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#45: Post by austinado16 »

Really nice progress!

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IamOiman (original poster)
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#46: Post by IamOiman (original poster) »

I was waiting for this light to come in, and I assembled the panels as soon as I got it and tested it. It is a $33 LED strip light normally installed as flourescent replacement lights in those square office building ceiling lights, but this 2 foot strip fits perfectly in my light bracket. They attach via magnets so I just clipped one of them on (having both would be too bright) and voila!





I assembled the panels roughly in the order I took them apart. It took some adjusting to squeeze the gold panel between the chrome panels, but I got it in there in the end. I used new stainless fasteners to replace the old rusty ones (I did reuse the chromed brass screws however). The LED transformer has its own adhesive strip that I will install when I decide where to place it permanently on the panel. I intend to wire the light directly with the main power.

I am keeping the plexi as is for now, I dig the clear look.





-Ryan
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austinado16
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#47: Post by austinado16 »

It's literally coming alive! Well played on the LED lighting!

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IamOiman (original poster)
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#48: Post by IamOiman (original poster) »

It was pretty cheap too for the lights, and since I have used one of the two I have a spare if it burns out!

I am also starting to reveive pieces back from my metal guy. The lids and group supports are still getting worked on. The broken studs in those pieces have really nasty threads that needed drilling out (and a few remain still!). The boiler turned out great, and the frame pieces were painted (not the aluminum K frames on the boiler).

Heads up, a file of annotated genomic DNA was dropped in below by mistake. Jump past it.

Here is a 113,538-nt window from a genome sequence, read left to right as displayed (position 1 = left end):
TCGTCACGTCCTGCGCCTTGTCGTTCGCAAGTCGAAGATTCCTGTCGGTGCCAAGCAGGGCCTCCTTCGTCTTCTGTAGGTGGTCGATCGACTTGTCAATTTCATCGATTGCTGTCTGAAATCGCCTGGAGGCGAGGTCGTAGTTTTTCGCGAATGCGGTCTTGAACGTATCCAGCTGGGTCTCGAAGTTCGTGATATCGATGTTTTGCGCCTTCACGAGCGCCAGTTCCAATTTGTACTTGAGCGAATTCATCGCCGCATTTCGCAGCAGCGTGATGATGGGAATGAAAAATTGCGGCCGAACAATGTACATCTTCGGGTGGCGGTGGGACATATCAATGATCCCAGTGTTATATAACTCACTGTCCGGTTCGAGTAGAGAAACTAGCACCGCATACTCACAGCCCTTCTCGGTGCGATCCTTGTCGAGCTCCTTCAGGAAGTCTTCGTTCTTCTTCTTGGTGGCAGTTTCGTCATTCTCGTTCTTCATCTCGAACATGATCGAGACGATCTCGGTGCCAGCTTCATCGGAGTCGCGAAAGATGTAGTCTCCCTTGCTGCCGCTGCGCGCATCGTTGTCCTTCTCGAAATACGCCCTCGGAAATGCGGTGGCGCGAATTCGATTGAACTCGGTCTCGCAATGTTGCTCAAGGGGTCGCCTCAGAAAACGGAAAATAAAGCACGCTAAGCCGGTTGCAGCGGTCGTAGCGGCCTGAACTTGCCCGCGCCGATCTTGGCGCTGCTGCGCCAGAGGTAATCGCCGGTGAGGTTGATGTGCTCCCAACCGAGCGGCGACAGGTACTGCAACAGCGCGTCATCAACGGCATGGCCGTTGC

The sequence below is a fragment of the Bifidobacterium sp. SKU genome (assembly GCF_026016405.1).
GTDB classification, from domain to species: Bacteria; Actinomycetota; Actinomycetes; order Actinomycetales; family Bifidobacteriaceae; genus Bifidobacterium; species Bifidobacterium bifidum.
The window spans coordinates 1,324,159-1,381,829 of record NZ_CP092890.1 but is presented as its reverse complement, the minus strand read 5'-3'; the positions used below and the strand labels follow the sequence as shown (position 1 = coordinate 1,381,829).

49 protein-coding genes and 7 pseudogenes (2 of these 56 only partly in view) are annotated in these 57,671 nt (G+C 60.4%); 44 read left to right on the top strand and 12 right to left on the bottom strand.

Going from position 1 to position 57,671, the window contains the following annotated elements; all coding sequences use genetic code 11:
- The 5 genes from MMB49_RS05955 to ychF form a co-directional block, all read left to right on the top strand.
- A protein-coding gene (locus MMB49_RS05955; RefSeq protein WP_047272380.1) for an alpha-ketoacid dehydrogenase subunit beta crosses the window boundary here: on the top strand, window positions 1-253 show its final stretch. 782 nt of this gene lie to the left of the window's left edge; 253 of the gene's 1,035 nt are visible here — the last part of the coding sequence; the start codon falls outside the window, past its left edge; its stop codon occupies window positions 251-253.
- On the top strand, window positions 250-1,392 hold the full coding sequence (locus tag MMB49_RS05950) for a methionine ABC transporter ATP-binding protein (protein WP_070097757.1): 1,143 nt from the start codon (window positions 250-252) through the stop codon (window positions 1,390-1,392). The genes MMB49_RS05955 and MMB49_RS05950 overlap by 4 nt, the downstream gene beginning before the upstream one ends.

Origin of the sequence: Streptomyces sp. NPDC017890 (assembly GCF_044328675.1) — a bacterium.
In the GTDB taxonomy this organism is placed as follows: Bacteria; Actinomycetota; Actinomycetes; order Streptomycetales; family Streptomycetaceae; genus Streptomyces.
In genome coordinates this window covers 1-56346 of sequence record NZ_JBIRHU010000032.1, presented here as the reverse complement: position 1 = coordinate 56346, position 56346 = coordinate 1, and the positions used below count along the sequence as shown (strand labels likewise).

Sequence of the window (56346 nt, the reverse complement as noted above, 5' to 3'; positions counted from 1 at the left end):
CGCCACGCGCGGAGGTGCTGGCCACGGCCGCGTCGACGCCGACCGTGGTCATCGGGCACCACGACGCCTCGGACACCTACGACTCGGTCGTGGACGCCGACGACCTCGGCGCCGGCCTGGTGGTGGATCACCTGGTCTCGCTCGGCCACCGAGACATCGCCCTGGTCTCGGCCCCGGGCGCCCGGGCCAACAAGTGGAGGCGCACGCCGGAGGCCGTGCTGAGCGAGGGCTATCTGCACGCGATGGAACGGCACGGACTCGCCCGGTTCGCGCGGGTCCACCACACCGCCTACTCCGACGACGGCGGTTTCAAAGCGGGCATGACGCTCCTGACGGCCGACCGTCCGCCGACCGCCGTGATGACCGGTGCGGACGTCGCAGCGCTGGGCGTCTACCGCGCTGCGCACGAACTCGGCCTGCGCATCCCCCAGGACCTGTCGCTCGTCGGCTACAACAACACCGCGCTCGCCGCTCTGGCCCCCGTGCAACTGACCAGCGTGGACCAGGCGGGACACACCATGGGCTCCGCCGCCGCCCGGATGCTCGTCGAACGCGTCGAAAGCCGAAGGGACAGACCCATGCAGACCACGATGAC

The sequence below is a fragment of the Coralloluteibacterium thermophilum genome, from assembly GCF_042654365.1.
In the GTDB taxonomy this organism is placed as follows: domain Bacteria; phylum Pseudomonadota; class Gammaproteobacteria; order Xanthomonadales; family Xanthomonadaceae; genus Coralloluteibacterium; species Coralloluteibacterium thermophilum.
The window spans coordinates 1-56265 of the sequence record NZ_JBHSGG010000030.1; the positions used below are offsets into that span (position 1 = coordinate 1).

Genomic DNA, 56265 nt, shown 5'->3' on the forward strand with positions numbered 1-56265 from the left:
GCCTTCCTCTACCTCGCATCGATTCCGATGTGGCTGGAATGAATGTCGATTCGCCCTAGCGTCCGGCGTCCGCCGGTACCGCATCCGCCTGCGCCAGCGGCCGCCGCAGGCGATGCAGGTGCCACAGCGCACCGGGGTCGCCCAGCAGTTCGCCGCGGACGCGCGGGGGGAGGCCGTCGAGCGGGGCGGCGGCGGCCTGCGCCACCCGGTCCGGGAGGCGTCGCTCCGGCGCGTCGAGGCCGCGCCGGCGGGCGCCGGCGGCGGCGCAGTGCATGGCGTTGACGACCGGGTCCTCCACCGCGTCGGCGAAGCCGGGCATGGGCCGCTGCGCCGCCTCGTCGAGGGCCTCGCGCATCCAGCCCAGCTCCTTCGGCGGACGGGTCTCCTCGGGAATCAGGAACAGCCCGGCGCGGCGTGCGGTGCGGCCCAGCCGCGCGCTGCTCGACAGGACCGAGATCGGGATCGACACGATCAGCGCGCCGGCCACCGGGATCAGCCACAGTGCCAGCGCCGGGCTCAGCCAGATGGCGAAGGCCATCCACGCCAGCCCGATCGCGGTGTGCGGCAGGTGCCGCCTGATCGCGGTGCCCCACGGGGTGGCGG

-Ryan
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austinado16
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#49: Post by austinado16 »

Beautiful in that state!

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IamOiman (original poster)
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#50: Post by IamOiman (original poster) »

My custom gaskets arrived today from Thailand from the same company I got the piston seals from. They look really good and appear exactly produced as specified. The boiler gaskets were ordered in both PTFE and Viton, and I want to try the latter and see how well they seal. These have the correct measurements of 215x200x3mm that will fit the boiler lids with the groove.


The other gaskets as a reminder are new replacements for the u cup gasket in the group valve block, the cone gasket for the piston rod, and the L shaped gasket for supporting the upper group on the lower group casting. I will need to cut the L shaped gasket, but the profile of it was copied from the original remants which is the most important part. Besides one order remaining to be shipped and sourcing a heating element, I believe I have all the necessary spare parts and gaskets. I will try to see what I can do with the chipped chrome housing for the big piston seals before seeking a spare.




-Ryan
Using a spice grinder violates the Geneva Convention